Oh, to have been a fly on the wall with House Speaker Paul Ryan when he watched Donald Trump threaten to jail his political opponent if he wins.
Ryan, of course, made Trump’s disregard for the U.S. Constitution and its limits on the presidency one of his core reasons for not endorsing the Republican presidential nominee right away in May.
But Sunday night, Trump not only crossed a line that has never in American history been transgressed — “You’d be in jail,” he said to Democratic nominee Hillary Clinton when she raised the prospect of his presidency — but his campaign doubled down on it after the debate. It posted a picture of Trump on Facebook with the words “She would be in jail.” Top Trump aides tweeted out the same photo, and former New York Mayor Rudy Giuliani encouraged the idea in a televised conversation with Trump supporter and Fox anchor Sean Hannity after the debate.
The question Republican leaders like Ryan faced after Sunday night was, “Do we do what we think is right and denounce Trump once and for all, and risk losing our majorities in hopes we can save the party long term? Or do we hang on for dear life and hope we can clean up the damage after the election?”
Ryan answered that question to some extent Monday morning when he told his fellow House Republicans that he would no longer defend Trump and was, as spokeswoman Ashlee Strong put it, “focused entirely on protecting our congressional majorities.”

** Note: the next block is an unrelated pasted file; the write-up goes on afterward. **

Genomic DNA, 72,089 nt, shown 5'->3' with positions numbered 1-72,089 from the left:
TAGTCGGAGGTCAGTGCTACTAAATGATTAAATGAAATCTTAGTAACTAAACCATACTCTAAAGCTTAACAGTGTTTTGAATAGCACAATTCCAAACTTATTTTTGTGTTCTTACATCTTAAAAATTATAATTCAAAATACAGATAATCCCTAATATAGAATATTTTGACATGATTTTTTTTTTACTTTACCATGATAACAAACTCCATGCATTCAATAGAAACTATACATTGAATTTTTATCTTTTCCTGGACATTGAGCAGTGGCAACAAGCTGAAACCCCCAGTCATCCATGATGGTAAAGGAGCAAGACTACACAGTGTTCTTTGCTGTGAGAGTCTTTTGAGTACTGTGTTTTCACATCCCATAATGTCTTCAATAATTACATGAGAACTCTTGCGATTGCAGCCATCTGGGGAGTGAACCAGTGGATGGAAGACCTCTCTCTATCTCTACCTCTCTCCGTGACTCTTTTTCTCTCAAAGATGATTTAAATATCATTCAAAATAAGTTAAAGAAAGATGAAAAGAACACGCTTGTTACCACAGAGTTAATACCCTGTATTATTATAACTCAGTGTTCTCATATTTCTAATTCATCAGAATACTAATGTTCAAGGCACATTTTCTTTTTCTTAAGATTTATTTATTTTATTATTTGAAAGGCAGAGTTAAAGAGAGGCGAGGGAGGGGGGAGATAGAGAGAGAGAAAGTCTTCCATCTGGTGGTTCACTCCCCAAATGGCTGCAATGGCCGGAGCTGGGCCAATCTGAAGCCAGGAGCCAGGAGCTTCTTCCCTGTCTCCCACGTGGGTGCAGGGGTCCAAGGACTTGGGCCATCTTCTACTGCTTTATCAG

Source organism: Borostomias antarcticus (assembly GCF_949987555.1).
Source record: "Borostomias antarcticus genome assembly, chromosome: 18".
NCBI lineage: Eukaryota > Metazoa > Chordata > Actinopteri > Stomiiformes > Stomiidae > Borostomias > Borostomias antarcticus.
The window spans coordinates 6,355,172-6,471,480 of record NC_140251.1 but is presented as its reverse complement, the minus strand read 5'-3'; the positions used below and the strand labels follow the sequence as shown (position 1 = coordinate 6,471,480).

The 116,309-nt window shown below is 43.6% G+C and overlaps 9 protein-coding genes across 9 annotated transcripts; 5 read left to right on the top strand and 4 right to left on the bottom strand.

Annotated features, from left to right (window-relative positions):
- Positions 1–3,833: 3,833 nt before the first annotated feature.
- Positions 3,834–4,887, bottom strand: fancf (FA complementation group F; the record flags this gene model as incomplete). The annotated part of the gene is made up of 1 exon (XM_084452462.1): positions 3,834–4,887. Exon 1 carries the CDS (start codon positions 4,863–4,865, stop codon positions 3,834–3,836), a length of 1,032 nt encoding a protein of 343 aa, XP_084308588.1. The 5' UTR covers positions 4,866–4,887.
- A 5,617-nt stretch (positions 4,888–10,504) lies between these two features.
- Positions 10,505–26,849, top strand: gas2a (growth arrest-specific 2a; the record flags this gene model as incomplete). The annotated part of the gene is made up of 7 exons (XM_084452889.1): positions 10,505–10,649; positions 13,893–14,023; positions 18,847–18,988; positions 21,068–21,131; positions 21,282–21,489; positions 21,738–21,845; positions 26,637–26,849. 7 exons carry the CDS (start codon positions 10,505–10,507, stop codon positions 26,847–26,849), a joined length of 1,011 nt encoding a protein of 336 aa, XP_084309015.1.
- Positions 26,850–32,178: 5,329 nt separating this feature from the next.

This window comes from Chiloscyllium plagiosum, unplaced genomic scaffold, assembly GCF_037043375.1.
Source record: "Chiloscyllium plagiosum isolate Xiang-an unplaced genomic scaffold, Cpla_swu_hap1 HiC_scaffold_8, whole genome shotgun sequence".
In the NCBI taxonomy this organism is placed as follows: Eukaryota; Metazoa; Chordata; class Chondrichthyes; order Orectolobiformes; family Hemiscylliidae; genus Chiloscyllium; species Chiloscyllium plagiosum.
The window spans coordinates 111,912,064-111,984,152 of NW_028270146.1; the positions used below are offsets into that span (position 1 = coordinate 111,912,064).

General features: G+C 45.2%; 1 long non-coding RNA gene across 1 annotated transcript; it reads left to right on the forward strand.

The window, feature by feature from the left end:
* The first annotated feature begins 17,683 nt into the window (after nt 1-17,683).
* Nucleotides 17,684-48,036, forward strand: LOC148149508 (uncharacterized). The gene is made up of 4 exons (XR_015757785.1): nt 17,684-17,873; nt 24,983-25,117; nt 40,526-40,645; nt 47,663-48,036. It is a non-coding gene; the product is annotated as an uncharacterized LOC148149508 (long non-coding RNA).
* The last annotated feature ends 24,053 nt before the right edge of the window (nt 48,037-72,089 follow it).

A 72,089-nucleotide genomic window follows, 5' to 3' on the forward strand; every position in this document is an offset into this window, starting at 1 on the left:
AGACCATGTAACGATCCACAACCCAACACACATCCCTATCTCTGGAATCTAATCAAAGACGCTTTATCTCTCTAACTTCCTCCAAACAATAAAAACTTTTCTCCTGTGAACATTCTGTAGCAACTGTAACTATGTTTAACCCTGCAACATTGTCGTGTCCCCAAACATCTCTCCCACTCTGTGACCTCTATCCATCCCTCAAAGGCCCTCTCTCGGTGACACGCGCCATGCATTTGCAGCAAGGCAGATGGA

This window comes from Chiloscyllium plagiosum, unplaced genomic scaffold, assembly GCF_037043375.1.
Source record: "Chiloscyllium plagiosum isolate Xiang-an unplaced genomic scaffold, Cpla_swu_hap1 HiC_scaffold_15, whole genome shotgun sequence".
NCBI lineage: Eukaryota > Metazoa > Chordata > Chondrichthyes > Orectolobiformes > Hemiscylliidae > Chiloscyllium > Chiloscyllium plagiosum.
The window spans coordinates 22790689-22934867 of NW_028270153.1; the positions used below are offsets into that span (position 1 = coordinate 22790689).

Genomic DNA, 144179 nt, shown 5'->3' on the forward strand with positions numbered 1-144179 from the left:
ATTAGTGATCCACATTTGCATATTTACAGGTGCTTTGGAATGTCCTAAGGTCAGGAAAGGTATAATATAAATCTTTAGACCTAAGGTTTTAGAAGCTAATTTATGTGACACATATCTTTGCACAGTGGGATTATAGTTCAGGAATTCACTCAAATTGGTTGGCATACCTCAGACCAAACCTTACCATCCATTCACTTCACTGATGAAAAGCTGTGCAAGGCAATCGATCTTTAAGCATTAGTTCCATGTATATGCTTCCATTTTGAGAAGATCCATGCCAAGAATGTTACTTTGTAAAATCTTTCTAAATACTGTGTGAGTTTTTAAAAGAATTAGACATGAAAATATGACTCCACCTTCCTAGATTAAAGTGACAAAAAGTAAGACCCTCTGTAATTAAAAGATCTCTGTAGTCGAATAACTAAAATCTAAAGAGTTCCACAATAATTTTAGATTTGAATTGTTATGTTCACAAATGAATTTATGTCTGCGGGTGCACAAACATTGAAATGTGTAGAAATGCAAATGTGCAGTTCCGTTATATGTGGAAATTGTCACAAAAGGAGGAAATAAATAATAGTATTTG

Trump fired back on Twitter midday:
House Speaker Paul Ryan (Photo: Yuri Gripas/Reuters)
Ryan and Trump are now in open war with each other, although Ryan has explicitly not unendorsed Trump. Ryan’s official position is that he supports him for president over Clinton, but that Trump is going to lose because of his own mistakes. And so the goal, Ryan is arguing, is to keep a majority to keep a check and balance against a Democratic president.
The question is whether that’s a politically effective line. One Republican operative working on a handful of House races said that Trump’s poll numbers are plummeting so fast away from the GOP that this might not be enough. And, the operative said, it’s hard to argue that a party whose brand has become so “toxic” should be entrusted with anything.
I had heard from multiple sources close to House Republican leadership and to Ryan himself that there had been fairly serious talk Saturday and Sunday of taking some action to distance the party from Trump, after the disclosure Friday night of his lewd comments in 2005 about groping and trying to have sex with women.
And if Trump and his campaign continued to talk about jailing Clinton, it was hard to see how Ryan could support a candidate whose actions are so dangerous to the stability of America’s democracy.
But not many independent Republican operatives who I spoke with Sunday night — and I focused only on experienced, battle-hardened vote counters — said Ryan should distance himself from Trump. This was near the start of the debate, when it still wasn’t clear that Trump would deliver a debate performance that, while authoritarian in flavor, sprinkled with references to Clinton as “the devil,” and shot through with his usual falsehoods and exaggerations, was still viewed by many as “strong.”
Donald Trump at the debate. (Photo: Saul Loeb/Reuters)
On Monday morning, Ryan was harangued by angry members of the House Republican conference who were upset he was distancing himself from Trump, according to one congressional aide on the call. They are intimidated by the anger of Trump’s supporters.